Victoria’s Spoken Word Festival, February 24-26, 2011

Photo by David Bukach:

Local patrons and poets banter with each other in between appreciative snaps and raucous cheers for each poem during Victoria’s Spoken Word Festival. Going beyond the confines of a spoken word reading series, the festival provided a unique venue for the poets to write and perform in an experimental, collaborative environment. The spectrum of poems was colourful and diverse; childhood imagination was cherished, Justin Bieber was verbally lashed and all manners of relationships were lamented and commemorated.

Ten poets came from across Canada to take part in three days of workshops and evening performances. The ensemble consisted of Jeremy Loveday, PrufRock Shadowrunner, Megan Ann Ward, JAIA’quarian, Shannon Rayne, Nat Spadez, Johnny McRae, André Prefontaine, Ryefield Ford and Scott Thompson. The poets were highly individualized, but blended into a tight knit group by the end of the festival. Individual and ensemble work was showcased, as well as feature Vancouver poets RC Weslowski and Chris Gilpin. The daytime workshops stretched outside of poetry to include improvisation, dance, standup comedy and beat boxing.

“The idea was to do workshops as far away from spoken word, but that has an intersection with it in order to spark creativity and innovation within the artist,” festival director Missie Peters says, slender hands illustrating her enthusiasm. A spoken word poet and improvisational performer herself, Peters organizes unconventional events based around artistic expansion through her company Not Your Grandma’s Poetry.

Peters designed the festival for younger poets in order to provide them with a non-competitive stepping stone between local slams and those at the national, professional level. Peters estimated that the poets each had around three to five years of experience, though she noted that several poets were still in their first year of performing spoken word.

All poets both proved Peters’ theory that innovation does not require experience. There was a solid foundation of fervor and originality underlying each poem. Voices played with rhythm and evenly balanced the personal with the absurd.

Each night of the festival saw poetry patrons crowding themselves into the theater, spilling over rows of chairs into the aisles. Excitement flowed from the lobby into the theater, following the jovial chatter of friends, family and festival-goers. From under a bounty of curls, Dave Morris, the festival host, warmed up the audience, making clear the strong ties and welcoming nature of the poetry community.

Opening night was held at the Solstice Café in conjunction with the bi-monthly Tongues of Fire poetry readings. People crowded in from the cold to watch the festival poets introduce their work, alongside local poets and Chris Gilpin, the featured poet. To the amicable audience, Gilpin performed poems that he described as finding their inspiration in an entire year of grumpiness.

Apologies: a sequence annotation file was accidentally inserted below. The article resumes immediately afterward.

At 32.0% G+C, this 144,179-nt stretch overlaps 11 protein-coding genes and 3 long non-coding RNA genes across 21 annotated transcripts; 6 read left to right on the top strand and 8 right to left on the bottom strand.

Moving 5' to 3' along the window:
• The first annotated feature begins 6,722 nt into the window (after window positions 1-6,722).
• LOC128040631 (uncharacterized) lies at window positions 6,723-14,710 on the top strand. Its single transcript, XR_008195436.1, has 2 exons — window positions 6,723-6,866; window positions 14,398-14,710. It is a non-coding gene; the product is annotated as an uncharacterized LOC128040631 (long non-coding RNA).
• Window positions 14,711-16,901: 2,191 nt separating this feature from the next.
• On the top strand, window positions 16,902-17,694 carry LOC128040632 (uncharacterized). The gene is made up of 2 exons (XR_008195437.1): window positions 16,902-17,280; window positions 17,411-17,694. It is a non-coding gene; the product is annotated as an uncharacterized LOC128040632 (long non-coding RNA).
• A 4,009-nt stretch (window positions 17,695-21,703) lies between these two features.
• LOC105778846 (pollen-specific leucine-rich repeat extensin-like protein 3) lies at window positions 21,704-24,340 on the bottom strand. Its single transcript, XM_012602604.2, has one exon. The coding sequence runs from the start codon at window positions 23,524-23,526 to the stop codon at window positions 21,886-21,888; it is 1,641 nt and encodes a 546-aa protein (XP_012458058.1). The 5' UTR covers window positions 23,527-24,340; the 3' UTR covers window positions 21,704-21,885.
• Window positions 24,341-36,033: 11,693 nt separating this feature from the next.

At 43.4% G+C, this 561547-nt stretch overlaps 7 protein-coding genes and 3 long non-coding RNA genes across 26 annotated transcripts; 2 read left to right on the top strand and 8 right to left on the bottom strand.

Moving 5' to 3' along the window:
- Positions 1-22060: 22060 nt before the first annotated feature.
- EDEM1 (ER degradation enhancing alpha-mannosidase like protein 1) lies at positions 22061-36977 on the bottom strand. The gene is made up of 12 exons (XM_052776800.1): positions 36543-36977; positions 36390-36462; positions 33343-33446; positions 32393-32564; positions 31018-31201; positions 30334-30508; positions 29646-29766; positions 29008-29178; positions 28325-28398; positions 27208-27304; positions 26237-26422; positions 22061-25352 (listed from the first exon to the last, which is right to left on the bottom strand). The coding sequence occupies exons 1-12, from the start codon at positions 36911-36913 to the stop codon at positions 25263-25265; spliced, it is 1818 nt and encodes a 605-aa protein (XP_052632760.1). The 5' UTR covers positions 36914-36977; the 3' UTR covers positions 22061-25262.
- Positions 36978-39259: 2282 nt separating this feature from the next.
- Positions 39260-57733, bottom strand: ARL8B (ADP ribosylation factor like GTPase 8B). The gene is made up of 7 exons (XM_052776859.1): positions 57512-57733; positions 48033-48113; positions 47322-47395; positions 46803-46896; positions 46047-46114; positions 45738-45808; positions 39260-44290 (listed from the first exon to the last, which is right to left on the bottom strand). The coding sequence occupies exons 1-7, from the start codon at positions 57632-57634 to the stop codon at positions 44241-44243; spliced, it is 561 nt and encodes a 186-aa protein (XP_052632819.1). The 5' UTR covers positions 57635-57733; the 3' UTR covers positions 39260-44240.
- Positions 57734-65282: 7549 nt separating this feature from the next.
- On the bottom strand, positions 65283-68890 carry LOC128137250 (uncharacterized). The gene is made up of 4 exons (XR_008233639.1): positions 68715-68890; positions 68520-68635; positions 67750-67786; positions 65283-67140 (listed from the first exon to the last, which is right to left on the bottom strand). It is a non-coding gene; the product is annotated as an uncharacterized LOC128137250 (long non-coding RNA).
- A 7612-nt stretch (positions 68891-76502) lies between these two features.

The following two nights saw the festival at the Intrepid Theatre, a fitting venue advertized for fresh work looking for a place to happen. We were further familiarized with the festival poets’ work during Friday’s “Awesome Shit Showcase,” while Saturday provided an opportunity for the ensemble of ten featured poets to come together.  
“All of us were passionate about spoken word and we understood that; there was never any questioning about why we do what we do. We did it because we did it, and that was good enough,” says Nat Spadez.

“All of us were passionate about spoken word and we understood that; there was never any questioning about why we do what we do. We did it because we did it, and that was good enough,” says Nat Spadez.

The trademark piece of the festival was Saturday’s show. While there was an excited buzz surrounding RC Weslowski’s performance, chosen by Peters for his consistent innovations, ensemble work was the highlight of the evening. The show was comprised entirely of poems written earlier that same day with collective input from each of the participants.

The ensemble performed experimental poems which made use of song rhythm, movement and lighting. The fact that the poems were written in such a short time span did not diminish the pervasiveness of clever and original work.   

Nat Spadez and Scott Thompson played off each others’ quirky honesty in a joint piece. Shannon Rayne’s flowing romanticisms contrasted with Ryefield Ford’s compelling use of silence. PrufRock’s rhythmic wit joined JAIA’quarian’s melodic insights, and Megan Ann Ward lead a collective sound piece. Each piece only added to the success of the Spoken Word Festival.

The festival’s inauguration speaks to the growing exposure of spoken word in Victoria and across Canada.

“I think we have something that is unique, here in Victoria, as far as a really nurturing community and a really supportive audience,” Peters says. “We’ve really grown our spoken word audience so that we have a huge opportunity.”

Building on this sentiment, Peters mentions that she is interested in organizing another Spoken Word Festival due to positive feedback from festival administrators, participant poets and local patrons. This possibility is something which I, along with many others, hold in high anticipation.    



Photo by David Bukach:
Photo by David Bukach: